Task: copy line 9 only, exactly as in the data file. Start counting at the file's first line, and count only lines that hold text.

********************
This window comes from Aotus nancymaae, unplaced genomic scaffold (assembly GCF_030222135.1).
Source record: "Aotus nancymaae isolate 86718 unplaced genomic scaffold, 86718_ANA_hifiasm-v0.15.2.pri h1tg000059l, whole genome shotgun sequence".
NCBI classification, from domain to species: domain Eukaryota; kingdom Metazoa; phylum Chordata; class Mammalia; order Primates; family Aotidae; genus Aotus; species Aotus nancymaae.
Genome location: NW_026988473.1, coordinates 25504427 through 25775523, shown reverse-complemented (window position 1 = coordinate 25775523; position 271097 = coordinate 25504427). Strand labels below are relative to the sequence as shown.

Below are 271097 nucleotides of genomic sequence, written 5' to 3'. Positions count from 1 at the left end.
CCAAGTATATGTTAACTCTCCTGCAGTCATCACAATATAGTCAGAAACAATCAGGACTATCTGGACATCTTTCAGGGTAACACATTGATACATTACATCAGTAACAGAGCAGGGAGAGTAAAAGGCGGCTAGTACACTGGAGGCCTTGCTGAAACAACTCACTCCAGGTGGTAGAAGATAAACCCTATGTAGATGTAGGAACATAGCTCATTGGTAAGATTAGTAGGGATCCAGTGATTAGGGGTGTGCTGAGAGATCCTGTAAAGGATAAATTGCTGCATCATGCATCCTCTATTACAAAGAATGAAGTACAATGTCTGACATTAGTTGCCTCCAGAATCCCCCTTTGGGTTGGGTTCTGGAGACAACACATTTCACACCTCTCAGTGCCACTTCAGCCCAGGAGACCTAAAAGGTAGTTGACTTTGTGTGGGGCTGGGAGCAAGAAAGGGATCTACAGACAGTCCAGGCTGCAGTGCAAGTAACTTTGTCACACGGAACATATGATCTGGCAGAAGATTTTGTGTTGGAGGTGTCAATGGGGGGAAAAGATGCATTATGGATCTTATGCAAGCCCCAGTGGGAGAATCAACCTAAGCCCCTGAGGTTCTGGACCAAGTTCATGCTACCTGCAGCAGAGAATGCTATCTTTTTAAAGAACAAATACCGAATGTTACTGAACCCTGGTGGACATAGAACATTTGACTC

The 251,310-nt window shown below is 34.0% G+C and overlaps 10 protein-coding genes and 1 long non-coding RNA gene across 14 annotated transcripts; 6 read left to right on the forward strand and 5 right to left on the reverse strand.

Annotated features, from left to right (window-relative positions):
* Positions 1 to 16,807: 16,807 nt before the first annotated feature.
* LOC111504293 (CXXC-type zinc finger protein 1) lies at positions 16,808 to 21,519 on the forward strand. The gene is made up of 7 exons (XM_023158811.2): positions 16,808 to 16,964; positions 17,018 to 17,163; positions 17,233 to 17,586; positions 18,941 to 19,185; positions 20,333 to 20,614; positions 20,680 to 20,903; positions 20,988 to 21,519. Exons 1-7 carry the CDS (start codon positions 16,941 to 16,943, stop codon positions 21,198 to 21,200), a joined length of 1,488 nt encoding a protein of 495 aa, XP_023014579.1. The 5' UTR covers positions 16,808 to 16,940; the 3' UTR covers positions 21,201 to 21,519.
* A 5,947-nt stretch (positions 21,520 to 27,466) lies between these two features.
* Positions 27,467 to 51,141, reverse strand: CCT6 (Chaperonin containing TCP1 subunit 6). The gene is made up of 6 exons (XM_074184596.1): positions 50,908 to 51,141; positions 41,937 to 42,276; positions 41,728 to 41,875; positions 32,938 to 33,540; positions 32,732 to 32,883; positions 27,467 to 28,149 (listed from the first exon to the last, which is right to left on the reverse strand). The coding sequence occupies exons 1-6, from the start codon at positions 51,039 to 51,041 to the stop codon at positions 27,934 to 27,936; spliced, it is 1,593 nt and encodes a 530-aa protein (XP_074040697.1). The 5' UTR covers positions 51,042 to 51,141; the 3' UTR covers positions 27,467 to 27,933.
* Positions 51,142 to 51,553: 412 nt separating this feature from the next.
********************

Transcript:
* Positions 1 to 16,807: 16,807 nt before the first annotated feature.